Praise God if you can see and hear. Both are miraculous gifts. But if you could only see or hear, which would you choose? It’s the basis of a classroom experiment by W. J. T. Mitchell, English and Art History prof at the University of Chicago. I heard him explain it in a 2006 interview.
A thought experiment I use with my students is asking them: “If you have a choice, you can either be blind or rendered deaf — lose your ears or your eyes — which do you choose?” And then I say, “Don’t think about it, just vote.” Always, 90% vote to be deaf, rather than blind, because they think [sight] is so important.
Then I introduce a discussion to see if the vote changes, and in the course of the discussion they learn quickly, after a moment’s reflection, that the loss of sight is much less a problem than loss of hearing. A loss of hearing means we couldn’t do what we’re doing [a recorded conversation in a studio]. We could be doing this on the telephone. All of our sociability depends on the oral channel. And even though we have this inflated idea about eyesight, actually in terms of our being, as social animals, it’s relatively secondary. Yet we make it into something really important.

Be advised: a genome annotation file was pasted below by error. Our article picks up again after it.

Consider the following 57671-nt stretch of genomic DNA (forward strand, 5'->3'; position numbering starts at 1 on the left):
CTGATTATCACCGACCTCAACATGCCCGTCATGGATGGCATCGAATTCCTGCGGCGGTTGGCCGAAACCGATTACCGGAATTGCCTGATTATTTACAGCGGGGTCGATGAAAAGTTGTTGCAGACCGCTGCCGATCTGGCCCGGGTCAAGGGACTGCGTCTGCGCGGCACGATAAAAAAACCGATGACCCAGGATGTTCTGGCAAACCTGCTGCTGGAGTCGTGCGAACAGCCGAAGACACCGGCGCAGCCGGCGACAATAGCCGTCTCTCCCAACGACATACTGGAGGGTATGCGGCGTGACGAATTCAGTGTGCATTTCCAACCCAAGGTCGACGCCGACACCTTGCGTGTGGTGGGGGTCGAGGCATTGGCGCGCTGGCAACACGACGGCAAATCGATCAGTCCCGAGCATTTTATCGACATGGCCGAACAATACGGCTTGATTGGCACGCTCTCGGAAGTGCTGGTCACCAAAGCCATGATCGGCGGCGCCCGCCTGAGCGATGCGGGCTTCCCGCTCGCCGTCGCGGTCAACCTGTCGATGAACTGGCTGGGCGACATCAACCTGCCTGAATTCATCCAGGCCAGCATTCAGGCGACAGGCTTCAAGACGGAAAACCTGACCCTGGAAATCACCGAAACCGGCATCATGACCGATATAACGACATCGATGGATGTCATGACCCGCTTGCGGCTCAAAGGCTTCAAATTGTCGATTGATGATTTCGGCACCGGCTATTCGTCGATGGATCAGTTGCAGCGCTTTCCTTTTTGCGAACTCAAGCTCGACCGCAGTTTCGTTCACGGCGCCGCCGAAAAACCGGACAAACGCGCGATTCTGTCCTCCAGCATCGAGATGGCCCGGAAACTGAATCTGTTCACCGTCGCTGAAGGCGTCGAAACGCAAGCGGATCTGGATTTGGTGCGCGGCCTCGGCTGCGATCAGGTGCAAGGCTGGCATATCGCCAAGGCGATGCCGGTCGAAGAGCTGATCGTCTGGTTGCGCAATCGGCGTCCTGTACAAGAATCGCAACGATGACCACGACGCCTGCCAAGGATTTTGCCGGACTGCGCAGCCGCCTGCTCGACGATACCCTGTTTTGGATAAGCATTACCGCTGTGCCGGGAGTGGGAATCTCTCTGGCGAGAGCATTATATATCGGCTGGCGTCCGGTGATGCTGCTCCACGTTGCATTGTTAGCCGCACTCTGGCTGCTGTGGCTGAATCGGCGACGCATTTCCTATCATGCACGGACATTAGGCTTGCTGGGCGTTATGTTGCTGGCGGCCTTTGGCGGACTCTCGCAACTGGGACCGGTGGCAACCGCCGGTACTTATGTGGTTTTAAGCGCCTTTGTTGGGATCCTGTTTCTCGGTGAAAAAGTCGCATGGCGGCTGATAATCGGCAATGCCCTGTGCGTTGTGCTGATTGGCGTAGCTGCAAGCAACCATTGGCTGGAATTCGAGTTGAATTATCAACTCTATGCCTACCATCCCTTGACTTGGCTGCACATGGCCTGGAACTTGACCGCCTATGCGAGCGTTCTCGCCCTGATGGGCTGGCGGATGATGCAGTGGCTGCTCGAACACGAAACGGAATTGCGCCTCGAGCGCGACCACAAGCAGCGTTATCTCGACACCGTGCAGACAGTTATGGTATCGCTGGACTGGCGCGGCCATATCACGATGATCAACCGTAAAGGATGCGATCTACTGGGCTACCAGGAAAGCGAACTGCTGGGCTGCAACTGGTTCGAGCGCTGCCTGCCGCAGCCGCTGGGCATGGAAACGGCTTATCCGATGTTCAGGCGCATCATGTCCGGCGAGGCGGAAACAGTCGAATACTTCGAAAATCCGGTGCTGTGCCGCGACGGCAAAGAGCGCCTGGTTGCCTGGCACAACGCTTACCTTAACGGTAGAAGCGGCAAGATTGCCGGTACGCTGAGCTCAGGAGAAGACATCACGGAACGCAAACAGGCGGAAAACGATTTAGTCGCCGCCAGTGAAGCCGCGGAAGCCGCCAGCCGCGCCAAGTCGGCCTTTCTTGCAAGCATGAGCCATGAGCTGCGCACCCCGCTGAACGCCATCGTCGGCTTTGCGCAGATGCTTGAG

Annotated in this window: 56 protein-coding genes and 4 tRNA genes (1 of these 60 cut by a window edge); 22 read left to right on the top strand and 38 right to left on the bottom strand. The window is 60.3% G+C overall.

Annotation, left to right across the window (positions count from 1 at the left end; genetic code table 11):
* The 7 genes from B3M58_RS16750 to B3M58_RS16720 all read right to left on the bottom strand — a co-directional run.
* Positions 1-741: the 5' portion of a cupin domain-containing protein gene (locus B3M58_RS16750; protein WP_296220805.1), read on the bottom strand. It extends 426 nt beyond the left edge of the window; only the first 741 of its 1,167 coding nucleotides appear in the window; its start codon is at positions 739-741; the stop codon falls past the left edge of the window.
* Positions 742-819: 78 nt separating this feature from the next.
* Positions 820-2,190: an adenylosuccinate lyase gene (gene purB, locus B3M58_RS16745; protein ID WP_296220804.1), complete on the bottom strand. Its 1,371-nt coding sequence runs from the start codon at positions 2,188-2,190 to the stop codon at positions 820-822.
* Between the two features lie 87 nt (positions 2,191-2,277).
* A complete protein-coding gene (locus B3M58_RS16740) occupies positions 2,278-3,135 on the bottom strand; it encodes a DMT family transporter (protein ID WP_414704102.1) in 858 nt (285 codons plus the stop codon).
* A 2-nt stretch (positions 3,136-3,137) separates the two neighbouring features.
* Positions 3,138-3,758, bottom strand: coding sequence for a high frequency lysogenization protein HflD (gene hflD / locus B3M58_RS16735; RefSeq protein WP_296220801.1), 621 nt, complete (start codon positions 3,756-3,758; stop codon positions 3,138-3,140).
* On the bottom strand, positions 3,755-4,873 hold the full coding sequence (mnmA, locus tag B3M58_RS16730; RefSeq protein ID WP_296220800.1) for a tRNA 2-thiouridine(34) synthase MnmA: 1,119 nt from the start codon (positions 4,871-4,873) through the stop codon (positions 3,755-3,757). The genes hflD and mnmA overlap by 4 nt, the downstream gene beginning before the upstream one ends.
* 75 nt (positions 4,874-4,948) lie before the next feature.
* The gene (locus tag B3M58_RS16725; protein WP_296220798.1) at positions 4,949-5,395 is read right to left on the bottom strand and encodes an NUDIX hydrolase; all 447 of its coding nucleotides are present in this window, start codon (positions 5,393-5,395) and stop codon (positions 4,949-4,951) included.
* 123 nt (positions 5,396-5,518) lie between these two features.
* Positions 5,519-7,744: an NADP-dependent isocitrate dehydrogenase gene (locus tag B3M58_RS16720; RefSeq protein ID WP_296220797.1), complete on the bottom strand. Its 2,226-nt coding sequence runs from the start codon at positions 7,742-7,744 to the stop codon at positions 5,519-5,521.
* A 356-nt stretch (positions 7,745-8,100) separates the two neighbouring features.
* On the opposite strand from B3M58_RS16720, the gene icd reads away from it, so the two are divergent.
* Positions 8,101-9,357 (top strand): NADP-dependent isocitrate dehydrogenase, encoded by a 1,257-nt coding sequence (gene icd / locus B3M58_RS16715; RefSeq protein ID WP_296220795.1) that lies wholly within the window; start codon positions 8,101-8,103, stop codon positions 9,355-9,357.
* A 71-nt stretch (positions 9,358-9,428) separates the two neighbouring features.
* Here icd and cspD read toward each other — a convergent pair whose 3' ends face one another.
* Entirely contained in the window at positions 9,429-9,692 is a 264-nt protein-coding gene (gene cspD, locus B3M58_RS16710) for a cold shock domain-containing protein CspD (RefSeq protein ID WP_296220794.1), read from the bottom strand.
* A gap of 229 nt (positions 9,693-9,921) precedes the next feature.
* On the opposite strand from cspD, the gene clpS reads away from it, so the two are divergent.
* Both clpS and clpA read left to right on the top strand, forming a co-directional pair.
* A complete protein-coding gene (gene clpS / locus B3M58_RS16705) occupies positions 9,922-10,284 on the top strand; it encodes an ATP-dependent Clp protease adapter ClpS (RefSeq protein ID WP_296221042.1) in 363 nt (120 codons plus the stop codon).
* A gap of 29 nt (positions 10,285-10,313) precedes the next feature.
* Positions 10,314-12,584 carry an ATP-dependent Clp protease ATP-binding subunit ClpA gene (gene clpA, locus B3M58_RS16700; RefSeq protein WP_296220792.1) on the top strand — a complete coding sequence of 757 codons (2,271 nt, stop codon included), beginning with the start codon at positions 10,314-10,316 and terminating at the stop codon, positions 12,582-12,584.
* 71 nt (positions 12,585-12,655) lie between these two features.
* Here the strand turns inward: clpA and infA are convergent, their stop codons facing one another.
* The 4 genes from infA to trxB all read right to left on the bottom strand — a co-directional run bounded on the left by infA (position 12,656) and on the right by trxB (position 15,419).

At the end of our discussion of course there’s a few holdouts who say, “I still can’t bear the thought of living in darkness.” But they begin to realize that deafness is a much bigger handicap, and of course that leads on to discussions like why are all of the greatest poets blind, not deaf? And why is blindness associated with the insight of “the blind seer”?
There’s no question our lives today are ocularcentric, and we over-prioritize the eyes because we live in a glittered age fully invested in the impulsive power of images to grab our eyes. This is Mitchell’s point, and it opens a vast field of exploration for Christians whose gospel priorities explicitly stress the ear over the eye (Rom 10:14; 2 Cor 5:7).
But this point was also recorded in 2006, prior to the advent of the iPhone and prior to social media as we now know it. In the 12 years since, I’m left to wonder if our new relational structures, heavily patterned after visual/typed realtime conversations of the digital world, now fundamentally tilt this equation? Or is this factor x-ed out by dictation tech?
What do you think?